Van Gogh's 'Starry Night' inhabits a new sky over picturesque village of Naselle
NASELLE - Fifth grade students in Naselle study astronomy, but they don't just read about it. Like many other students, they act out planetary and lunar movements, but they don't stop there. Astronomy is the oldest science, the students discovered, and therefore related to creative arts.
In class the students analyzed Vincent van Gogh's "Starry Night." Then, with pastels, they produced their own versions of an impressionistic night sky over a village like Naselle, taking three days over the project.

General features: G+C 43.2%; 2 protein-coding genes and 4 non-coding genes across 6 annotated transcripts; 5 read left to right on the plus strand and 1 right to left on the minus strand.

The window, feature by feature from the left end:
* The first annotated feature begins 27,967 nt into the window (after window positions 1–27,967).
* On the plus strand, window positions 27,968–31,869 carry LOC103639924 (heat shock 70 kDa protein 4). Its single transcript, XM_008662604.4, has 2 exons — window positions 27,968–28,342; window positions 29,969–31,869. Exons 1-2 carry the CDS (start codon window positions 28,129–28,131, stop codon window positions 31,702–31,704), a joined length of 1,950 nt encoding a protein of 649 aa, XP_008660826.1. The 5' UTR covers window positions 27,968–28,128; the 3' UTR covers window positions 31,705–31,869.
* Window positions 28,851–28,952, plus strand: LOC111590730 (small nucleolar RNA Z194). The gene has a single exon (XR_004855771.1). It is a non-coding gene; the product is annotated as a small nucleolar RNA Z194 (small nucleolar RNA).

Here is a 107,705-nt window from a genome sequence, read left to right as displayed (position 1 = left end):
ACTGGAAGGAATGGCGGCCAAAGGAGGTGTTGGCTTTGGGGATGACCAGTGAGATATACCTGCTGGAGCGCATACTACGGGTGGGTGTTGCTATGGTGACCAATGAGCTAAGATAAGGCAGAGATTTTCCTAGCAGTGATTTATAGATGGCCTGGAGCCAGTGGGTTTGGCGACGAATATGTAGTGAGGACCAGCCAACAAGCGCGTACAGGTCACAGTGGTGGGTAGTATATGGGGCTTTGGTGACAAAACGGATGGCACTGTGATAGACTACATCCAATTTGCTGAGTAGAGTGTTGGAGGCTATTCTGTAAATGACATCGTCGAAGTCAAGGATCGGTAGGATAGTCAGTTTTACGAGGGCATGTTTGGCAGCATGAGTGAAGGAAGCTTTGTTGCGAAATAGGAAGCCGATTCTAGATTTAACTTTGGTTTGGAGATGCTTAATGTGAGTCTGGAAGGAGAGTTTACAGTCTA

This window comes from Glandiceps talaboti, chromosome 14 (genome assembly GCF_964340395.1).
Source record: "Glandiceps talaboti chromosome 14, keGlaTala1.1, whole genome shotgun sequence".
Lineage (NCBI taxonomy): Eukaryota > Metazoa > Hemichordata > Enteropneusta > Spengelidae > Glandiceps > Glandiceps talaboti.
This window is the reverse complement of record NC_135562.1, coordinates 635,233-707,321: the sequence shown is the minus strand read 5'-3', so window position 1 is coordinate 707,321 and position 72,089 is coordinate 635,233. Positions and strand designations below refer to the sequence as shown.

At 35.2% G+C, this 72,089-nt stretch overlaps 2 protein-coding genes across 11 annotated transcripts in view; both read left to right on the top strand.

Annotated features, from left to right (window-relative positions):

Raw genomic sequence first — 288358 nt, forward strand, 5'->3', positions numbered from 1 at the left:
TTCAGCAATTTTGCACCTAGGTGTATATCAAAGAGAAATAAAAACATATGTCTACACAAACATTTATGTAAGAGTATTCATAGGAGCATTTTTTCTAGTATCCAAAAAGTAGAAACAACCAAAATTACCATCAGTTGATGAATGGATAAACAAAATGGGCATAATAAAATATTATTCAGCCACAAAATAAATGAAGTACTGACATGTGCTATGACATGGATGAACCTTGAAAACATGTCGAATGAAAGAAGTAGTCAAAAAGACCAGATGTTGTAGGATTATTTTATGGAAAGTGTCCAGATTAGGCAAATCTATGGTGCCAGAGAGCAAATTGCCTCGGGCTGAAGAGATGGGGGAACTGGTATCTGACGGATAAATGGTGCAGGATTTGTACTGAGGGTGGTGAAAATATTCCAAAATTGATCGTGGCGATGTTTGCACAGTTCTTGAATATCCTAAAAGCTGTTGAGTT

At home the students continued their linking of astronomy to the arts. Tim and Kyle wrote one-boy plays, put on space suits, made props, and acted out their scripts for videotape. Ian also made a video, but he focused on comets. Matt and Dillon created PowerPoint Presentations (computerized slide shows) showing what they learned about gravity and "worm holes." Haleigh and three other students wrote science fiction stories, while other students made models or posters.
The fifth graders were able to use their strengths and interests in working on their homework, showing what they could do when challenged.
As the students delighted each other with their work, they remembered the words of Mrs. Whatsit in "A Wrinkle in Time," the 1962 classic science fiction story they just finished reading: "Of course we can't take any credit for our talents. It's how we use them that counts."